It's hard to believe that an album Wayne Henderson produced could be a total flop commercially. But then again, worthwhile albums fall through the cracks all the time. That's exactly what happened with this self-titled debut album by Father's Children, a little known L.A. band that Henderson produced in 1979. The music on this out of print LP is essentially soul and funk, but with jazz overtones -- and, occasionally, Father's Children incorporates elements of reggae and Afro-Caribbean music. Think of the jazzier funk of the 1970s, and you will know where the eight-man band is coming from on tracks like "You Can Get It," "Dance Do It," and "Shine On." Pleasure, the Blackbyrds, and Karma are valid comparisons, and one can also hear similarities between Father's Children and some of the more jazz-influenced offerings of the Ohio Players and the pre-J.T. Taylor Kool & the Gang. Father's Children also hints at Side Effect on some of the songs, which isn't surprising because Side Effect leader Augie Johnson serves as a co-producer and background vocalist. Some of the material is excellent, and some of it is merely decent -- this LP isn't perfect, although Father's Children deserves credit for taking chances. One hears a lot of potential on this record, but, regrettably, the band's first album also turned out to be its last.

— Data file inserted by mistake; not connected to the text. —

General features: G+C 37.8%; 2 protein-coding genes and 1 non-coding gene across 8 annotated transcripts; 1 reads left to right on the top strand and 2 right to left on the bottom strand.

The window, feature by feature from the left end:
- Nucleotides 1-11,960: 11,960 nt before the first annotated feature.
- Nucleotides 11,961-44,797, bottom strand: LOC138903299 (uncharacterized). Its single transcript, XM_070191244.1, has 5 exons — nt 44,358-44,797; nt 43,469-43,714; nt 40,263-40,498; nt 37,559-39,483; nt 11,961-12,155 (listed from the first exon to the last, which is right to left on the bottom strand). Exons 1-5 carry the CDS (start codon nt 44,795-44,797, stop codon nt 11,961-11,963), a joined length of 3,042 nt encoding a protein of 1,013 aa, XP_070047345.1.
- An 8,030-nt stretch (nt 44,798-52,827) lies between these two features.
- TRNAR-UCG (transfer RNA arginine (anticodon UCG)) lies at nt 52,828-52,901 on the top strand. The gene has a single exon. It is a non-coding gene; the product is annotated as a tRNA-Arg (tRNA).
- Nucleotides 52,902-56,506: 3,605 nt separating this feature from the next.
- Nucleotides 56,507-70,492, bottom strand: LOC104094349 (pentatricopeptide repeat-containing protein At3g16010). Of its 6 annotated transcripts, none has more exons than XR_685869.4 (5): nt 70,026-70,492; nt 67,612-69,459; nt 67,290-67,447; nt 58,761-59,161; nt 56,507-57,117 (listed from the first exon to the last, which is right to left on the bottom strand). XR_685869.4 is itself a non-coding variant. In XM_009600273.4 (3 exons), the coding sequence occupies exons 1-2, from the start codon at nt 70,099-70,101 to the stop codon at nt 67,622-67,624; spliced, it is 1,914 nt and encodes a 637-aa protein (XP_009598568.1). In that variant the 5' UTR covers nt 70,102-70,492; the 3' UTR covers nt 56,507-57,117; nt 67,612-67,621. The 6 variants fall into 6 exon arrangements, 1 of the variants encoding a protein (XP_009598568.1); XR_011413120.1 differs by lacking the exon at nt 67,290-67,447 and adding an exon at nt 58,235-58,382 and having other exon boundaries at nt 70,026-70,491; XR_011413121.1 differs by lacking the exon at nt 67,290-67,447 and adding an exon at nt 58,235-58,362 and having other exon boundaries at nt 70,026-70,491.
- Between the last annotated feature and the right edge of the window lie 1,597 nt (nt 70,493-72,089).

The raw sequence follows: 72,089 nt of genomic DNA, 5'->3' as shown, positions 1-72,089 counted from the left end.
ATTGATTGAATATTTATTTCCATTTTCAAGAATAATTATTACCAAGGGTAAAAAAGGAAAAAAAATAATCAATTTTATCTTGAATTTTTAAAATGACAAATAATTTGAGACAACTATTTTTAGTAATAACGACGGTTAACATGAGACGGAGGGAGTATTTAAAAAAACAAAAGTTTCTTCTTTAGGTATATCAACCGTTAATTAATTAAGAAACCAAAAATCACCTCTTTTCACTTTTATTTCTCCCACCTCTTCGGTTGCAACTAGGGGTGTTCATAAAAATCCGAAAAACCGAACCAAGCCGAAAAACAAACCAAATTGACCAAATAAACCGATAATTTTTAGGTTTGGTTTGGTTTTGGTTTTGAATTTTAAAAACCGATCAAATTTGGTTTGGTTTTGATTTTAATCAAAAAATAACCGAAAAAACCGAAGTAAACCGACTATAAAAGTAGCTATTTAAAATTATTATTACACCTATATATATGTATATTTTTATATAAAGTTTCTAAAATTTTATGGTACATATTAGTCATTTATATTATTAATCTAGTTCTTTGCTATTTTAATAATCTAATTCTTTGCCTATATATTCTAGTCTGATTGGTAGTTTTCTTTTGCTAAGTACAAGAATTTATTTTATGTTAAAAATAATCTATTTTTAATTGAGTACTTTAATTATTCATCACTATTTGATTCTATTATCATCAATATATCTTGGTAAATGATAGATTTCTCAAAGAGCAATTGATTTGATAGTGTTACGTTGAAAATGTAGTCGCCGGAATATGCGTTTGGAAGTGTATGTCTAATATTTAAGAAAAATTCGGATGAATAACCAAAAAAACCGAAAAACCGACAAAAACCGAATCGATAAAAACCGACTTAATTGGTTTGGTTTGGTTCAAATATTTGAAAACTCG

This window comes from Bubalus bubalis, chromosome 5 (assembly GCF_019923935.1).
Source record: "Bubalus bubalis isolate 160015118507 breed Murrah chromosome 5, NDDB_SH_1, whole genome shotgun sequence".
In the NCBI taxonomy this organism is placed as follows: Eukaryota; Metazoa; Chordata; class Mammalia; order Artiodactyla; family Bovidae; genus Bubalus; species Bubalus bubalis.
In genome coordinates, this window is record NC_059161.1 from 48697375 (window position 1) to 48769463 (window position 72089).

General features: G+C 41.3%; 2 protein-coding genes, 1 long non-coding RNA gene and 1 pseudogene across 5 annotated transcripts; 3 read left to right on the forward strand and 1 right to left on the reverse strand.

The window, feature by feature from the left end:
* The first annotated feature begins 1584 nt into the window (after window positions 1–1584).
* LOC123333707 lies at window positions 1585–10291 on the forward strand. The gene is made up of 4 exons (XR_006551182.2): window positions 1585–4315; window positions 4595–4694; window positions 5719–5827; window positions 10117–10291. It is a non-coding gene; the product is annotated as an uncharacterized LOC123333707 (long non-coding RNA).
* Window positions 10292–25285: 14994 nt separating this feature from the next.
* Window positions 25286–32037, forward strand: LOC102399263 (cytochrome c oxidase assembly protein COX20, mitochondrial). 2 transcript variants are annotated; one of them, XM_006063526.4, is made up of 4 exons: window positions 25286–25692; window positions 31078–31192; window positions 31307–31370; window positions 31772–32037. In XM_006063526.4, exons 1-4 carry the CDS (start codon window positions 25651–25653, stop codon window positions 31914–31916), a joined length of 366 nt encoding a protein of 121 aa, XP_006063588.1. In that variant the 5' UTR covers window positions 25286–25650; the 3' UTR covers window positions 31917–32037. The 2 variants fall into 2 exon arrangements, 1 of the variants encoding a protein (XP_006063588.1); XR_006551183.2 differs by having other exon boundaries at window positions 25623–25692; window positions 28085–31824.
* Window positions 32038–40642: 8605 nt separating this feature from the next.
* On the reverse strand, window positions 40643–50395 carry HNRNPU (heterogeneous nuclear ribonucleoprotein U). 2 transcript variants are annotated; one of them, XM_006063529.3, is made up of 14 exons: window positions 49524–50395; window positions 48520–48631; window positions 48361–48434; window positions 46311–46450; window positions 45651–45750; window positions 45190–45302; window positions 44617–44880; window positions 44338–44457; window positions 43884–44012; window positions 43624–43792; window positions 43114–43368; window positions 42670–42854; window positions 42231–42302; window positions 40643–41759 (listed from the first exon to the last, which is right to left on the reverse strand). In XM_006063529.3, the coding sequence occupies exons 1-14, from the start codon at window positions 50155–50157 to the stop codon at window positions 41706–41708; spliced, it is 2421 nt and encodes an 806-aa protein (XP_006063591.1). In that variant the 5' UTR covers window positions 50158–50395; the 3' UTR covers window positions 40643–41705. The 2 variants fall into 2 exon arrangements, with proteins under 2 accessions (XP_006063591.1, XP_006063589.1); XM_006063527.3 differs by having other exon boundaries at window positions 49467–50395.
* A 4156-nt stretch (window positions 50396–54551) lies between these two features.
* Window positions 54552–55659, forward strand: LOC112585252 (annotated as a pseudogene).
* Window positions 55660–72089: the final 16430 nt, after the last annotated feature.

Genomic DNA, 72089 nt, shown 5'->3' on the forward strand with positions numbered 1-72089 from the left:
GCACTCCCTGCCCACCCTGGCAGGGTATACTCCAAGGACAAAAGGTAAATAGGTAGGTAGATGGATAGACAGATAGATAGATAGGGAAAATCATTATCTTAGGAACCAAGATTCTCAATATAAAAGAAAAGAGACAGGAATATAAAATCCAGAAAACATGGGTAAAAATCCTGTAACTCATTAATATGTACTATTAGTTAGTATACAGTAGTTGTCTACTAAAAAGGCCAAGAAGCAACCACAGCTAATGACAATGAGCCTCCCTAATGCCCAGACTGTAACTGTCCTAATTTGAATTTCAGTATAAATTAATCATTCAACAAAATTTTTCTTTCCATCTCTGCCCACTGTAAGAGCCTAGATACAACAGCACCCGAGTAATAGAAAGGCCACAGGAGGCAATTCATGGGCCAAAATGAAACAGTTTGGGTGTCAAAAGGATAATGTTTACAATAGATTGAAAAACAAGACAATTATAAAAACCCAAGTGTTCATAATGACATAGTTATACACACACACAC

AllMusic Review by Alex Henderson